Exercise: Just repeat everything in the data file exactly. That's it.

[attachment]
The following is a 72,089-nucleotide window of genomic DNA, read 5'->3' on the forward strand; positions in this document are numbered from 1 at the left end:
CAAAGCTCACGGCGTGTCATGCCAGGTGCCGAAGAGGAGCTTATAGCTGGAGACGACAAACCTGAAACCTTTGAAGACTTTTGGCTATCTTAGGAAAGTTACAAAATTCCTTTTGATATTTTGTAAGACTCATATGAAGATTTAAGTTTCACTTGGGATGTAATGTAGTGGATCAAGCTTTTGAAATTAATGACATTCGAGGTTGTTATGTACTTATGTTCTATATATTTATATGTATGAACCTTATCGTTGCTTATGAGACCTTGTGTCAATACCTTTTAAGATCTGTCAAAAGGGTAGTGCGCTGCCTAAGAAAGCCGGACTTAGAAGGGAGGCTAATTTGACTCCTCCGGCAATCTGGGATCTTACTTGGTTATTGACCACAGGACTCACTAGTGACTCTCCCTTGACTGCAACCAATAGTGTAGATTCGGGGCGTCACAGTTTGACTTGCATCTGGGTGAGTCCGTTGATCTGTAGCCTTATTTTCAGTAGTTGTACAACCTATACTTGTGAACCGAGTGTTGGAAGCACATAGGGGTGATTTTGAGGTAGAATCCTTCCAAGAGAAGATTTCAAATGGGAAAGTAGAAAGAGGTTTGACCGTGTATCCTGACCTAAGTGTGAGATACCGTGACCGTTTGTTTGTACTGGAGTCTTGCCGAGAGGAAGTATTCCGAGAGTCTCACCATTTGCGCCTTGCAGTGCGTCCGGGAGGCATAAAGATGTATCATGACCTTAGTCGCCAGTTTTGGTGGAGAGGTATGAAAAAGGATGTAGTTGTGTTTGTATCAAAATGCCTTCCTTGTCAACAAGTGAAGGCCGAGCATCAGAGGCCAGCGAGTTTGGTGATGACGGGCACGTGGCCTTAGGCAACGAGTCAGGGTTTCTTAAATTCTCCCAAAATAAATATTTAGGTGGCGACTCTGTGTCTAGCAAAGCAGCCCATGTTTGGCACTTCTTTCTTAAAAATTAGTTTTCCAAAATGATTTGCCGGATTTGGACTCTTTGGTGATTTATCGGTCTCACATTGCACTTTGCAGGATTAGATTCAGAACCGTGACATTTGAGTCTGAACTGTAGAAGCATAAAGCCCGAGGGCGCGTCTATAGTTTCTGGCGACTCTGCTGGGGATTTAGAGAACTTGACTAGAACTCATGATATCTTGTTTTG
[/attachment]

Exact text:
The following is a 72,089-nucleotide window of genomic DNA, read 5'->3' on the forward strand; positions in this document are numbered from 1 at the left end:
CAAAGCTCACGGCGTGTCATGCCAGGTGCCGAAGAGGAGCTTATAGCTGGAGACGACAAACCTGAAACCTTTGAAGACTTTTGGCTATCTTAGGAAAGTTACAAAATTCCTTTTGATATTTTGTAAGACTCATATGAAGATTTAAGTTTCACTTGGGATGTAATGTAGTGGATCAAGCTTTTGAAATTAATGACATTCGAGGTTGTTATGTACTTATGTTCTATATATTTATATGTATGAACCTTATCGTTGCTTATGAGACCTTGTGTCAATACCTTTTAAGATCTGTCAAAAGGGTAGTGCGCTGCCTAAGAAAGCCGGACTTAGAAGGGAGGCTAATTTGACTCCTCCGGCAATCTGGGATCTTACTTGGTTATTGACCACAGGACTCACTAGTGACTCTCCCTTGACTGCAACCAATAGTGTAGATTCGGGGCGTCACAGTTTGACTTGCATCTGGGTGAGTCCGTTGATCTGTAGCCTTATTTTCAGTAGTTGTACAACCTATACTTGTGAACCGAGTGTTGGAAGCACATAGGGGTGATTTTGAGGTAGAATCCTTCCAAGAGAAGATTTCAAATGGGAAAGTAGAAAGAGGTTTGACCGTGTATCCTGACCTAAGTGTGAGATACCGTGACCGTTTGTTTGTACTGGAGTCTTGCCGAGAGGAAGTATTCCGAGAGTCTCACCATTTGCGCCTTGCAGTGCGTCCGGGAGGCATAAAGATGTATCATGACCTTAGTCGCCAGTTTTGGTGGAGAGGTATGAAAAAGGATGTAGTTGTGTTTGTATCAAAATGCCTTCCTTGTCAACAAGTGAAGGCCGAGCATCAGAGGCCAGCGAGTTTGGTGATGACGGGCACGTGGCCTTAGGCAACGAGTCAGGGTTTCTTAAATTCTCCCAAAATAAATATTTAGGTGGCGACTCTGTGTCTAGCAAAGCAGCCCATGTTTGGCACTTCTTTCTTAAAAATTAGTTTTCCAAAATGATTTGCCGGATTTGGACTCTTTGGTGATTTATCGGTCTCACATTGCACTTTGCAGGATTAGATTCAGAACCGTGACATTTGAGTCTGAACTGTAGAAGCATAAAGCCCGAGGGCGCGTCTATAGTTTCTGGCGACTCTGCTGGGGATTTAGAGAACTTGACTAGAACTCATGATATCTTGTTTTG